The work of Kengo Kuma covers nearly 30 years of practice and is well known all over the world thanks to his prolific, geographically diverse and photogenic body of built works.
He was born in Yokohama, Kanagawa Prefecture, in 1954 and graduated in 1979 at the University of Tokyo.
His strong and irreducible passion for architecture was born casually at the age of 10, a day around 1964, when his father (an architect as well) took him for a visit at Kenzo Tange’s Olympic Gymnasium for the Tokyo’s Olympics. He remained truly astonished in front of an outstanding building, so diverse from all the others, but, at the same time, so Japanese. Kenzo Tange knew well how to build Japanese symbols through the then-current technology and for all of his career, he tried to combine Japanese traditions with a contemporary vocabulary and this way of working has generated the turning point of Kengo Kuma and the main reason why he wanted to become an aspiring architect.
But what could we say about his own architecture? What are the themes that we can individuate, despite the enormous difference between every project?
Kengo Kuma is a member of the so-called Fourth generation of Japanese architects of 1900s, considering the First generation with Kenzo Tange as the leader, the Second generation in which we can find names such as Arata Isozaki and Fumihiko Maki and the Third generation with Toyo Ito and Tadao Ando through the others.
Kengo Kuma’s conception of architecture is very peculiar and refined: he thinks of architecture not as a sculptural object, but instead as a fluid spatial medium that connects to our environment and constantly changes. According to him, architecture needs to be dissolved into the landscape in order to be in harmony with the place in which is made, but at the same time, it has never to forget about its roots and references. History and landscape are two key themes in all his work and also the leitmotiv which permits to see a continuity in the wide disparities in context, scale and tectonic expression.
Kengo Kuma started working on his own in 1987 with the “Spacial Design Studio”, which, three years later, in 1990, became “Kengo Kuma & Associates”, one of the biggest architectural offices in Japan with more than 200 architects and designers and over 100 developed projects.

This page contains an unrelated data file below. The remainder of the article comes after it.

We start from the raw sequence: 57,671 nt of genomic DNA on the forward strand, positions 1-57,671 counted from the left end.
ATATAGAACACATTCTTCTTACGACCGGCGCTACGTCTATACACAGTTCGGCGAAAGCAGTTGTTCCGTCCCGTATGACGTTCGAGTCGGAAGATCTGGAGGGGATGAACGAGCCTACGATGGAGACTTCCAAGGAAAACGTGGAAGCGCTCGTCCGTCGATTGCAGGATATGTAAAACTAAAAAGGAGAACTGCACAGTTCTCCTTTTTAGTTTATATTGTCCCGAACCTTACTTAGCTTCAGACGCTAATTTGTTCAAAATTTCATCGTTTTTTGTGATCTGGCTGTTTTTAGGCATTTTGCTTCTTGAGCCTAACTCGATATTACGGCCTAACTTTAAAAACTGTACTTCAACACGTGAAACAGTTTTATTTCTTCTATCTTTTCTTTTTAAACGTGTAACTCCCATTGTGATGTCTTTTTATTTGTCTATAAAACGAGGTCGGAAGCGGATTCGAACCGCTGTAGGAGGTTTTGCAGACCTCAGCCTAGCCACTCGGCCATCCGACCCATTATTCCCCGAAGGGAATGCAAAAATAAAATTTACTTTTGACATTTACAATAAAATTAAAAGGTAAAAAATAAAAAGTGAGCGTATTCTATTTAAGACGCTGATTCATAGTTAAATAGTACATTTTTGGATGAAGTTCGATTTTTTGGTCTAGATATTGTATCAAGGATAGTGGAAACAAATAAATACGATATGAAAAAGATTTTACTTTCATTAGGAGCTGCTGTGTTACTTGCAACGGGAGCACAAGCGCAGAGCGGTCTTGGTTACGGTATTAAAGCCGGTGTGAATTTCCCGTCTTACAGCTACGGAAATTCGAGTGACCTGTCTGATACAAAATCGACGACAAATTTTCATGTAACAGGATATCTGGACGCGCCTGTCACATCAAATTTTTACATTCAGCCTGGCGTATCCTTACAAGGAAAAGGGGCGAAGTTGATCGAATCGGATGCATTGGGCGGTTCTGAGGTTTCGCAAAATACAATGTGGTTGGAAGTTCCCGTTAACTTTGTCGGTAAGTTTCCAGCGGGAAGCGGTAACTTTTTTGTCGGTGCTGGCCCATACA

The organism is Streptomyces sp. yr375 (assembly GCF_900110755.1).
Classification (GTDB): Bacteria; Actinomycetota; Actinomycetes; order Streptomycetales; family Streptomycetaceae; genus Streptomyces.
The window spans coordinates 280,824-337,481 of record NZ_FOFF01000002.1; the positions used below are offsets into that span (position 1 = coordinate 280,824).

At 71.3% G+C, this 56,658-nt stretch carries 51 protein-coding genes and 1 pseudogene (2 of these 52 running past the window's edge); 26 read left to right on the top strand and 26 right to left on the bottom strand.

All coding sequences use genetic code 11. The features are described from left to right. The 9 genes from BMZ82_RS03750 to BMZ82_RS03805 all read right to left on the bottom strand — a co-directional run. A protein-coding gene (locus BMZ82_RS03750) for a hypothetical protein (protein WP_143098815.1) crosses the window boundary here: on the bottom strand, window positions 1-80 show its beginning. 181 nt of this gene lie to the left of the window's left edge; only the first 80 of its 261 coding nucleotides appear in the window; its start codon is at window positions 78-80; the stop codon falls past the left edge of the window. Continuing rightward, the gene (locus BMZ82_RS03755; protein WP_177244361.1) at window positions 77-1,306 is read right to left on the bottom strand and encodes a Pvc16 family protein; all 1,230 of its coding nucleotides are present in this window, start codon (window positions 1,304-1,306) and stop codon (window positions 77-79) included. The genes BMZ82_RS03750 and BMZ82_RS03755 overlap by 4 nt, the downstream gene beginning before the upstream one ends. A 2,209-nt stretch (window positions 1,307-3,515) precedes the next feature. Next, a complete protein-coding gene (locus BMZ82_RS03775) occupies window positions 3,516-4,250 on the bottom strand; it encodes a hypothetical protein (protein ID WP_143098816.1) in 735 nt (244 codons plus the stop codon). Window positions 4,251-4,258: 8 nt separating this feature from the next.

Through his work, we can find simple structures in wood, stone and earth, traditional materials re-interpreted in a contemporary way. The purpose is in common: the extreme coherence with the context and the aim of using as much as possible materials produced and manufactured directly on site.
For what concerns the experiential side of his architectures, we need to say a particular word, difficult to translate directly: Komorebi.
Komorebi literally means forest of lights and it represents the kind of dappled, flickering light that filters through tree canopies in a light breeze, producing a kind of magical, lively environment below, ephemeral and ever-changing. The film director Akira Kurosawa was very fond of this kind of light and it played an important narrative role in many of his films and, similarly, Kengo Kuma has this spectacular effect in mind, this kind of vibrating light: interiors enclosed in layers of glass, metal, wood and bamboo screens. We can find in these places a spiritual quality of liveliness, iki in Japanese, which reminds us of the passage of time and change.
We can think for example at one of his projects, such as the Nakagawa-Machi Bato Hiroshige Museum of Art (1998-2000) to see the concretization of Kuma’s themes. Here he wanted to disclose a strict relationship between building and nature, so he made it by choosing only local wood and by thinking to the main entrance as a hole which frames nature behind, that a visitor can actually see since his arrival. That hole is the real connection between the town and nature, between the mountain and the civilized society. It’s clearly a building that can stay only there.
We can see the intention of dissolving architecture into the landscape with a delicate “super-juxtaposition layers”, using the words of the architect.
Wood has also a great impact on his works, we can think of the Gc Museum in Aichi, Japan, or the Sunny Hills building in Tokyo. Everytime Kuma reinvents his idea of structure in collaboration with engineers for new solutions.
Changing the context, he radically changes the language in order to maintain a coherence with the place. Even though the building seems unusual at first sight, at a deeper study it is possible to see how it communicates with the place and how it works as a fluid able to hosts life and changes with it.
– K. Kuma, Anti-Object, The Dissolution and Disintegration of Architecture, Architectural Association, 2008
– Conference “From Concrete to Wood: why Wood matters”, Harvard Graduate School, November 7, 2016
– L. Alini, Kengo Kuma, Opere e Progetti, Electa Mondadori, Milano, 2005
Kengo Kuma & Associates – Commune by the Great Wall Hotel, Beijing, China, 2003